Friday, June 16, 2006
House Boots Jefferson From Committee
By THE ASSOCIATED PRESS
Published: June 16, 2006
Filed at 12:43 p.m. ET
WASHINGTON (AP) -- The House stripped Democratic Rep. William Jefferson of his committee seat on Friday in an unprecedented action against a lawmaker ensnared in scandal, but not under indictment.
The move came on a voice vote, without debate, and capped an election-year effort by House Democrats to seize the political high ground on the issue of lawmaker ethics.
Jefferson had refused to step aside voluntarily from the powerful House Ways and Means Committee before the corruption probe was completed. The drive to remove him from the committee, led by the Democratic leader, Rep. Nancy Pelosi of California, sparked protests by black lawmakers who said Jefferson was being singled out unfairly.
Jefferson had no immediate response to the vote. On Thursday night, he issued a statement criticizing Pelosi over the ''unprecedented and unfair nature of her request for me'' to step aside.
Jefferson, who has denied wrongdoing and has not been indicted, was on the House floor at the time of the action. He and other members of the Congressional Black Caucus had been talking in a tight circle.
It was not clear what was said, or whether fellow Democrats had urged him once again to act on his own and avoid the stigma of being voted off the committee.
Rep. James Clyburn of South Carolina, chairman of the Democratic caucus, said he had intended to seek the move on Monday, but that Jefferson and Rep. Mel Watt of North Carolina, chairman of the CBC, recommended he proceed immediately.
Under House rules, any lawmaker could have sought a roll call vote. None did, meaning that Democrats, black lawmakers in particular, were spared the discomfort of having to take sides in public.
Clyburn told reporters that most members of the CBC did not want a vote.
On Thursday night, Democrats voted 99-58 to strip Jefferson of his seat on the Ways and Means Committee, with jurisdiction over taxes, trade, Social Security, Medicare and more.
''This isn't about proof in a court of law. This is about an ethical standard,'' Pelosi told reporters afterward.
Jefferson has not been indicted and maintains his innocence, although two men have been convicted in the probe and the FBI says it found $90,000 in bribe money in a food freezer in the congressman's home.
In the wake of the vote by fellow Democrats, Jefferson had appeared to leave open the possibility he might step aside voluntarily, telling reporters, ''I don't want to speculate.''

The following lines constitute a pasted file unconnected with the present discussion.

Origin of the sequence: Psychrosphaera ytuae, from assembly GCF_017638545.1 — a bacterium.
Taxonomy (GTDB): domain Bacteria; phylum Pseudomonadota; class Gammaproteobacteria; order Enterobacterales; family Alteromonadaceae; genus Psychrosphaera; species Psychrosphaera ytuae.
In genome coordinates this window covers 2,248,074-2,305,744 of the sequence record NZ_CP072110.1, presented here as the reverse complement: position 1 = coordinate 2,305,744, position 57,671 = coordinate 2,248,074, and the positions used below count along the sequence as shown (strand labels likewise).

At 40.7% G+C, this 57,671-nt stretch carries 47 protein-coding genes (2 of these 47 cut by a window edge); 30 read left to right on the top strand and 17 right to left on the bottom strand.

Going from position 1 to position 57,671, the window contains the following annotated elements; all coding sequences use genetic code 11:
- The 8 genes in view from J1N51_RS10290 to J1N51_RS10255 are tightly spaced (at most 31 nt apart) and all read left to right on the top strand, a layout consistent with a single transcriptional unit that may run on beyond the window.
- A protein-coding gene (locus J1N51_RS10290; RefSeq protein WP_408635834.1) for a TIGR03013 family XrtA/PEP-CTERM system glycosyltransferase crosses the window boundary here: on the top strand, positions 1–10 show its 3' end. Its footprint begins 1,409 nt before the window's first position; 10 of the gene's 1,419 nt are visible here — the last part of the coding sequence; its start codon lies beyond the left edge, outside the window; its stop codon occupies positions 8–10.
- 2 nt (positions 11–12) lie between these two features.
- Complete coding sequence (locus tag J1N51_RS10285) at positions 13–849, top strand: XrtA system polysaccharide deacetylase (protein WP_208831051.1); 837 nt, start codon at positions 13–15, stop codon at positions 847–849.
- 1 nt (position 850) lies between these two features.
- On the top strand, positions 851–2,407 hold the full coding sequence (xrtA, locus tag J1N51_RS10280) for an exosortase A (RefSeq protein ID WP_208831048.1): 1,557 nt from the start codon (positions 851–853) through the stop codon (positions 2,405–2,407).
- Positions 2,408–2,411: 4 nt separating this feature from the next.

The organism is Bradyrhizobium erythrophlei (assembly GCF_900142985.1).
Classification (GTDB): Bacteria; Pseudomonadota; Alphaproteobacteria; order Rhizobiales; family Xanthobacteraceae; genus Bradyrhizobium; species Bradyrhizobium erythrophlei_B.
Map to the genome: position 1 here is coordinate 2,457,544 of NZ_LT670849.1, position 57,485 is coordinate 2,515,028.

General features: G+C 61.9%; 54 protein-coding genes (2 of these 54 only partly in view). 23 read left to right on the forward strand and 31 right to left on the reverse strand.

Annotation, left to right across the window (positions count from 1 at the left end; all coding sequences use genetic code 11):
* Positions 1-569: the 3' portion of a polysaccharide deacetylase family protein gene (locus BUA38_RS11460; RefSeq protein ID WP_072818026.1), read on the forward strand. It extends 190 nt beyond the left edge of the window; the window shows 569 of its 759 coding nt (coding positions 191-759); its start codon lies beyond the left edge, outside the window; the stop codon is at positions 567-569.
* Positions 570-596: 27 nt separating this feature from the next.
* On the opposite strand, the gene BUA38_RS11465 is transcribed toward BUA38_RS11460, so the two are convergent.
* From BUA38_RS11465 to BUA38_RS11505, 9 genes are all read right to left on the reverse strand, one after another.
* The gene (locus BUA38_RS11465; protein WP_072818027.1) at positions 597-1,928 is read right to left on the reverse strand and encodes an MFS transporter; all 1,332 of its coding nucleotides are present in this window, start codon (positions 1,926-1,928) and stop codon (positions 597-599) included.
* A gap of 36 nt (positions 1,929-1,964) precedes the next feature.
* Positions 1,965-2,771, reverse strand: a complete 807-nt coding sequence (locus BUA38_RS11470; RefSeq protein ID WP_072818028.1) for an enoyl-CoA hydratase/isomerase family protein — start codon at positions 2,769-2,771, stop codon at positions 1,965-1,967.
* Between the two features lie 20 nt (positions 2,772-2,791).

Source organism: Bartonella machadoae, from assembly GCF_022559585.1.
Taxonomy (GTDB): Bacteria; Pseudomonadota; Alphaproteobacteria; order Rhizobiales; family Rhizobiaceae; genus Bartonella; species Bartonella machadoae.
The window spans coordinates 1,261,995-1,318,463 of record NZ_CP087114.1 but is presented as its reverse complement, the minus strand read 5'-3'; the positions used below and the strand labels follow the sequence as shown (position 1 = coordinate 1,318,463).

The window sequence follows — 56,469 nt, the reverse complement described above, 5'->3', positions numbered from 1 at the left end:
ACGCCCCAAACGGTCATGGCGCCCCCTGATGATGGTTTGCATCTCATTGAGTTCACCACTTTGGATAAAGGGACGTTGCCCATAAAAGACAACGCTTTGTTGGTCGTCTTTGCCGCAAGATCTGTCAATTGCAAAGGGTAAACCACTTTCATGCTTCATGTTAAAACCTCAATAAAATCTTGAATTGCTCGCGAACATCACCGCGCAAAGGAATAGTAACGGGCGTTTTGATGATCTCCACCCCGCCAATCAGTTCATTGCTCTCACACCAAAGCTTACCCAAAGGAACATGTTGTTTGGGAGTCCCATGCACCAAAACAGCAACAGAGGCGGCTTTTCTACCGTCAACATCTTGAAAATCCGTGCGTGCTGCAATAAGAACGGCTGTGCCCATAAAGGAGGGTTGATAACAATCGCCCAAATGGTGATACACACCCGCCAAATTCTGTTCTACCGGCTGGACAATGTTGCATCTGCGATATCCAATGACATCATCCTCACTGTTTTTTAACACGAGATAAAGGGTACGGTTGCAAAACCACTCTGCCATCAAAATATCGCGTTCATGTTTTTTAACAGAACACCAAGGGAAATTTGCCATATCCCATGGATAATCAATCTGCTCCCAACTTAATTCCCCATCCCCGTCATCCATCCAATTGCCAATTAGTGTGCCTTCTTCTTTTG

He also disclosed he had offered on Wednesday to step aside on the condition that the caucus establish a rule covering cases like his and that his seat on the committee go temporarily to a fellow Louisiana Democrat, Rep. Charles Melancon.
''Ms. Pelosi politely declined my offer,'' he said in a written statement. Pelosi's office confirmed the exchange.
The three-hour closed door meeting marked the culmination of a drive by Pelosi to take action.
''I wish the White House would follow our lead on this,'' she added. Democrats have vowed to make ethics a cornerstone of their campaign for control of the House this fall and have repeatedly accused Republicans of presiding over a ''culture of corruption.''
Rep. James Clyburn of South Carolina, is a member of the Democratic leadership as well as the black caucus, said the rank and file had confronted ''two competing interests -- the legal interest and the political interest.''
Earlier, Pelosi brushed aside criticism, telling reporters at a news conference she had been ''more than fair.''
The FBI claims that it videotaped the Louisiana Democrat last summer taking $100,000 in bribe money and that agents later found $90,000 of the funds stashed in a freezer in his home. A former aid to the congressman and a businessman who admitted paying bribes to the lawmaker have pleaded guilty in the probe.
The issue has left many lawmakers torn. Several black lawmakers had appealed privately to Jefferson, who is black, to step aside from the committee voluntarily.
The chairman of the Congressional Black Caucus, Rep. Melvin Watt of North Carolina, said after the Democrats' vote that by taking the action they did, fellow Democrats chose ''political expedien